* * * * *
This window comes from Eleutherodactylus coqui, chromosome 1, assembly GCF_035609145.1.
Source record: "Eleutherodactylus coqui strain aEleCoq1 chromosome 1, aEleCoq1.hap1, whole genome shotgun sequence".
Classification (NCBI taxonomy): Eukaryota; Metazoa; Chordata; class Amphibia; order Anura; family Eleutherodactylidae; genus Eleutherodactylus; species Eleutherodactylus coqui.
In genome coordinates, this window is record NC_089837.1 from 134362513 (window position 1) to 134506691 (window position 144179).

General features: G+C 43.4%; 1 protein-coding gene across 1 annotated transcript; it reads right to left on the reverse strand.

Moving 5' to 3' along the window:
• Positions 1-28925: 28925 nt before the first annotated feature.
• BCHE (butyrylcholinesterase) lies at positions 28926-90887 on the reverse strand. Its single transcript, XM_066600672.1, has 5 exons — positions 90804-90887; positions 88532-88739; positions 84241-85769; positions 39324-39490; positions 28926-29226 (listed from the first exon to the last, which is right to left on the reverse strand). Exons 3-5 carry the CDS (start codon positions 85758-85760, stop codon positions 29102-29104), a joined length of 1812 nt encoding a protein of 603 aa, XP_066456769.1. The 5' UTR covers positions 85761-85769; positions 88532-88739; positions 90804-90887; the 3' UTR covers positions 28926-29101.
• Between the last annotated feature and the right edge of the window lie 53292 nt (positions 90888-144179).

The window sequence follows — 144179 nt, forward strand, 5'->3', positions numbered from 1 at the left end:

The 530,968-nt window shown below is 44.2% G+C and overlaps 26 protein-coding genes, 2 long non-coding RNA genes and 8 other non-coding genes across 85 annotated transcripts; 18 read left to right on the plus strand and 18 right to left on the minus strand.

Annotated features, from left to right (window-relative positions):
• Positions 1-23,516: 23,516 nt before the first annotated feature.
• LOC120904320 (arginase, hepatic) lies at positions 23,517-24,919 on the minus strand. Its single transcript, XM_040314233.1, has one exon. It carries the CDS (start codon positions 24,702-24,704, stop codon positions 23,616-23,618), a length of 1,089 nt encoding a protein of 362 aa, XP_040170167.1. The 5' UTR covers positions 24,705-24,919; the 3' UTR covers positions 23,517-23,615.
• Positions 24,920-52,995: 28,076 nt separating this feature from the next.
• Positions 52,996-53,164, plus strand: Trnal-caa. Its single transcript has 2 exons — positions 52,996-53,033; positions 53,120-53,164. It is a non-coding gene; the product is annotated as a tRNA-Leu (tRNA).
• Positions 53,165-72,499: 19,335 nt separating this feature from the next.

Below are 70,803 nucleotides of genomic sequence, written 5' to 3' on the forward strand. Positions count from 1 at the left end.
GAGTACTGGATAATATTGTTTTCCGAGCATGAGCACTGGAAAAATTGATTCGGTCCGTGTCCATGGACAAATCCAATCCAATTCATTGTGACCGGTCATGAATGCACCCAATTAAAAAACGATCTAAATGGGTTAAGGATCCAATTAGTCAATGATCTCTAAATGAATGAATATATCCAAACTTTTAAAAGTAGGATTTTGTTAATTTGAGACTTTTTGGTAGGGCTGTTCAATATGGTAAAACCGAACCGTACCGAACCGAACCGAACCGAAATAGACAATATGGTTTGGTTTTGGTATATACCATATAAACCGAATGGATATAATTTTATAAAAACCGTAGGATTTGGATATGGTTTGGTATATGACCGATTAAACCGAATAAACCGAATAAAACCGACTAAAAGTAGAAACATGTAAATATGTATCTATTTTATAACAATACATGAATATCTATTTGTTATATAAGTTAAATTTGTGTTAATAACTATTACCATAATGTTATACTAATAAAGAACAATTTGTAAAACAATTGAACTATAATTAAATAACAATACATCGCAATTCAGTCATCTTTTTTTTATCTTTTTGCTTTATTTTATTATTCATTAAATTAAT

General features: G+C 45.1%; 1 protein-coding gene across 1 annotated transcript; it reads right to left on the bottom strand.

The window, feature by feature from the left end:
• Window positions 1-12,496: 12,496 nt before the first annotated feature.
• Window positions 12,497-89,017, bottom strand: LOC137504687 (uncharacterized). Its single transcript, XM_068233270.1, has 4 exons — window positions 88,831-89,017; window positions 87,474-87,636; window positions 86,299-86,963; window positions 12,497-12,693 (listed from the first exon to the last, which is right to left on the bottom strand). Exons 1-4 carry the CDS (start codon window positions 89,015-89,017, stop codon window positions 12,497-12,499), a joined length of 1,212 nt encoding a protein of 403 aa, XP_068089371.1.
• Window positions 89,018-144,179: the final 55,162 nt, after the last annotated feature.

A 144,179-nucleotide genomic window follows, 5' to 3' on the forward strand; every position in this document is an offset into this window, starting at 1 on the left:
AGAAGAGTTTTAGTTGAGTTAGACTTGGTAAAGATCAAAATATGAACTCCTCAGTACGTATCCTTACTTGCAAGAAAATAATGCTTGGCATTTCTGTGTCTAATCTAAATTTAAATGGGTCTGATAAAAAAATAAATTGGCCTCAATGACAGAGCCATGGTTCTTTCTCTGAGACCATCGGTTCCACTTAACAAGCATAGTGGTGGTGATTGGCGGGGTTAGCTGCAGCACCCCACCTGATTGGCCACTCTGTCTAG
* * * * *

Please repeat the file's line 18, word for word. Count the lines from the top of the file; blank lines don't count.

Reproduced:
Below are 70,803 nucleotides of genomic sequence, written 5' to 3' on the forward strand. Positions count from 1 at the left end.